Annotations have been more successful than XML

Annotations came to JDK with JDK5 (2004) since then they evaluated and are accepted so widely and even became more powerful and useful than XML in just 4 years.

While you are developing a project with java at any scale you’ll need a very large number of XML files defined in very different API’s and DTD/XSDs. Which makes configuration very complex.

eg:struts.xml,tiles.xml,validation.xml,hibernate.cfg.xml,spring-context.xml,web.xml,and so on

Although it is easy to read and modify there are lots files :(

Now with annotations:

Yes you still have lots of things/APIs to configure and you should still use XML, but you can now get rid of some of them and decrease the number of files in your repository.And bind multiple configuration files in just one file

Look at the sample:

Here, in a single file, it is possible to configure both JPA, hibernate and JAXB easily and in a human readable way.

import org.hibernate.annotations.Cache;
import org.hibernate.annotations.CacheConcurrencyStrategy;
import javax.xml.bind.annotation.XmlAccessType;
import javax.xml.bind.annotation.XmlAccessorType;
import javax.xml.bind.annotation.XmlAttribute;
import javax.xml.bind.annotation.XmlID;
import javax.xml.bind.annotation.XmlType;
import javax.xml.bind.annotation.adapters.CollapsedStringAdapter;
import javax.xml.bind.annotation.adapters.XmlJavaTypeAdapter;
import javax.persistence.Entity;
import javax.persistence.Id;
import javax.persistence.Column;

@Cache(usage = CacheConcurrencyStrategy.READ_WRITE)
@XmlType(name = "IdentifiedType")
public abstract class IdentifiedType {
protected String id;

Of source do not forget other points:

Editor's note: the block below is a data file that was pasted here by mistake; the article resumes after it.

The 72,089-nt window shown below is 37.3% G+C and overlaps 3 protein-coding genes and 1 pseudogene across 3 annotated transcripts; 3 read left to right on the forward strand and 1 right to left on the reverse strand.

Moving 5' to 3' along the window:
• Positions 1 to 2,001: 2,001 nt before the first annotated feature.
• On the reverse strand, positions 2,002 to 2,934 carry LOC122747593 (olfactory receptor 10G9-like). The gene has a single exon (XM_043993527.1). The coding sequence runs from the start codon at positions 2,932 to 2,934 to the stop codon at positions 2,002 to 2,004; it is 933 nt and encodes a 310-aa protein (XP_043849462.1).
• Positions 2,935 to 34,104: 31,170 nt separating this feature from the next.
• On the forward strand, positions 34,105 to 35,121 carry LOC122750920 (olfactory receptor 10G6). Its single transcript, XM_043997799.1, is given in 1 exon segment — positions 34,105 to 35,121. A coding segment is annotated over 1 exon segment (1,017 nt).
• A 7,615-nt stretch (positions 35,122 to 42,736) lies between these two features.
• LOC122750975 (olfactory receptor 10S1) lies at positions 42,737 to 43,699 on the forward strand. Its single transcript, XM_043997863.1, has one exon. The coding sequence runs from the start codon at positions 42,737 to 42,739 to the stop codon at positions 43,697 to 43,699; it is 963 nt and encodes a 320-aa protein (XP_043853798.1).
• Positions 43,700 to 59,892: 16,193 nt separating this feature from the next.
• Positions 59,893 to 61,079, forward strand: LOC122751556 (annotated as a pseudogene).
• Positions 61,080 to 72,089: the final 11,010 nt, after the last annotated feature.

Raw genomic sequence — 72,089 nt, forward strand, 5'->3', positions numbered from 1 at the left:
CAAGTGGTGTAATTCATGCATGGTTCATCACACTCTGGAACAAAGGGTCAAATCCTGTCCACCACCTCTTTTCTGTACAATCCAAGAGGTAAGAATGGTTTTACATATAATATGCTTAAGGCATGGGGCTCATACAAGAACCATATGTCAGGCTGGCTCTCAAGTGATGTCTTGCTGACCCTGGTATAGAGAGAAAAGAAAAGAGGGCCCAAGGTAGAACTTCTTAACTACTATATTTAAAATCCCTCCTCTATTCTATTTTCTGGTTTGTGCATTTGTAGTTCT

• since annotations are embedded configuration they are really fast
  • on the other hand they are one time configuration cannot be change at any time (beware)
  • annotations are not replacement of XML but complementary of them

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  • Comments (2)
  1. I am a fan of annotations too, but I think your last point is key: annotations and XML are complements. Sometimes the advantages to distributing code outweigh the advantages to centralizing it and vice versa. Annotations give us a nice mechanism for choosing the former approach in those cases where it makes sense. I agree that good cases can be made for JPA, Hibernate, JAXB, and even other areas such as Spring transactions. Javadoc is another example where the distribution makes a lot of sense.

    But there are also examples where centralization makes sense. Consider properties files for message externalization (e.g., and that sort of thing). People want to do this so they can easily internationalize their apps, or so they can easily review the messages for quality/usability, etc. The skill sets involved are more typically associated with a functional specialist than with a general developer. And so here it’s more sensible to have a single file where the functional specialist can go in and review the messages in one place.

  2. yes annotations are great because it bring/binds your java code and related api configuration in a single file

    Easy to maintain:easy to read (self documenting)

    but it DO NOT MEAN ‘XML sucks’ ,in fact it means use XML where it is necessary. eg: for interoperability

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